By sinking one or another talon in my wrist
the hooded falcon tells me what to write.
When we are done scribbling she takes
roost on the headboard of my bed.
Next day I decipher her transmission,
profuse with slashes and cross-outs.

I, who ascending towards the sun
lost all feeling in my wingtips,
who swooped on prey that grew
monstrous in the course of each dive –
I gaze without pity upon humanity,
a species legendary for its craftiness…

With the bird teetering on my forearm
I pause to light the kettle, grind coffee.
These late-night sessions take their toll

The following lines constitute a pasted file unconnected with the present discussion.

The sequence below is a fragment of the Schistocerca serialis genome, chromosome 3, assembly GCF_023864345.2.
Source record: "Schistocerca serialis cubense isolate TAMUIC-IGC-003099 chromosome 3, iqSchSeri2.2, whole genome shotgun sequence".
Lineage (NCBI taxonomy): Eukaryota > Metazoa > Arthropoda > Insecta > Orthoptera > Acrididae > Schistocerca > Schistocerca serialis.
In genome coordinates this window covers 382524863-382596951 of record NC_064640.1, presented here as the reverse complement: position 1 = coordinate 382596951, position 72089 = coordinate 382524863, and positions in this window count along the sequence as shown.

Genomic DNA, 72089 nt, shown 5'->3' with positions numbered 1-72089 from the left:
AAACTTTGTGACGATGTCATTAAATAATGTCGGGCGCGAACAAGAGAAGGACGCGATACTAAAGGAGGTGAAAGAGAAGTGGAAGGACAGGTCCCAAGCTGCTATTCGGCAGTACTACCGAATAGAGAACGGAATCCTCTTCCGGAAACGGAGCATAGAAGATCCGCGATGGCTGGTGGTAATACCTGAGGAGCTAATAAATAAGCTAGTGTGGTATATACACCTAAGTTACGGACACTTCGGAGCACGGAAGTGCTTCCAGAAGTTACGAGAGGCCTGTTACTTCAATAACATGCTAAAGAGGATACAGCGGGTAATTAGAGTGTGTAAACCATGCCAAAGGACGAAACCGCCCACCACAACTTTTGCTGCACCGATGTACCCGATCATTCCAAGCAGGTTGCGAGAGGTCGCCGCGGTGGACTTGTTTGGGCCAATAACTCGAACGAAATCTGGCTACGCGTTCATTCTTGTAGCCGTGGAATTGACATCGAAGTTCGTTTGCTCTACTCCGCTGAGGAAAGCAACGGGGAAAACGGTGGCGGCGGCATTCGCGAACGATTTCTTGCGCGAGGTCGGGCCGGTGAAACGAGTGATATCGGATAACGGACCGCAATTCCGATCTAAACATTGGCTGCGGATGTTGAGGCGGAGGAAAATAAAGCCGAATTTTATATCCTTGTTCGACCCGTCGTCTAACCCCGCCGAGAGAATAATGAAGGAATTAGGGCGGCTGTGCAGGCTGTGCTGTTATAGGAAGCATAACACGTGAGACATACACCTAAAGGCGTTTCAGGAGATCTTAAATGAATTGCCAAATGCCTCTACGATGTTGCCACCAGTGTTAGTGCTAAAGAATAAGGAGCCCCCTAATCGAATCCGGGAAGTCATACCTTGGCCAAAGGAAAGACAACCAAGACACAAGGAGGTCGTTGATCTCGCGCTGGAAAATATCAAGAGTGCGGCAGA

in bleary eyes and stiffened joints
but no sooner do I have a steaming mug
beside me then I eagerly resume dictation.

They fitted a cage to resemble a palace,
tethered me through acts of treachery,
imposed a diet of high-protein pellets,
made flight a reward for docile behaviour,
servants deluded to think they’re master,
scriveners who sport the poet’s crisp laurel…

Such a relief to deposit the bird on its perch,
dab peroxide on the scratches, then dine
with knife and fork. Is that incessant wind
in my ears merely old man tinnitus?
I hear her voicing pride in former exploits
and she screeches into the teeth of the gale.

Douglas Smith, formerly a teacher of Anthropology at York University, is a homeopathic physician.and author of several books on alternative medicine. It is claimed (although Dissident Voice has no proof of this!) that Doug and his partner grow the best garlic in Haliburton County. Read other articles by Douglas.